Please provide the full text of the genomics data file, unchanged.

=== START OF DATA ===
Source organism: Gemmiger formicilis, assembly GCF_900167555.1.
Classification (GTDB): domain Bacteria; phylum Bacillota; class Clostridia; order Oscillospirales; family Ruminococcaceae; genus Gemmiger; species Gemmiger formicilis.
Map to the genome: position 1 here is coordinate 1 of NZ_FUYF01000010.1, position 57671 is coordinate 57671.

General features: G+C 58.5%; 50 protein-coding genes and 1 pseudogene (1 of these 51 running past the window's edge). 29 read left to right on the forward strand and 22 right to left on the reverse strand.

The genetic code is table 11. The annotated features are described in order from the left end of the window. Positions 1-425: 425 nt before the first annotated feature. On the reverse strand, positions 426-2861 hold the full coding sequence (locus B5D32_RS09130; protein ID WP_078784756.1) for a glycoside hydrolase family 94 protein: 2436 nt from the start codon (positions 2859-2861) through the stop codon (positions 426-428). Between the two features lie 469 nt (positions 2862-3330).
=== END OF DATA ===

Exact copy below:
Source organism: Gemmiger formicilis, assembly GCF_900167555.1.
Classification (GTDB): domain Bacteria; phylum Bacillota; class Clostridia; order Oscillospirales; family Ruminococcaceae; genus Gemmiger; species Gemmiger formicilis.
Map to the genome: position 1 here is coordinate 1 of NZ_FUYF01000010.1, position 57671 is coordinate 57671.

General features: G+C 58.5%; 50 protein-coding genes and 1 pseudogene (1 of these 51 running past the window's edge). 29 read left to right on the forward strand and 22 right to left on the reverse strand.

The genetic code is table 11. The annotated features are described in order from the left end of the window. Positions 1-425: 425 nt before the first annotated feature. On the reverse strand, positions 426-2861 hold the full coding sequence (locus B5D32_RS09130; protein ID WP_078784756.1) for a glycoside hydrolase family 94 protein: 2436 nt from the start codon (positions 2859-2861) through the stop codon (positions 426-428). Between the two features lie 469 nt (positions 2862-3330).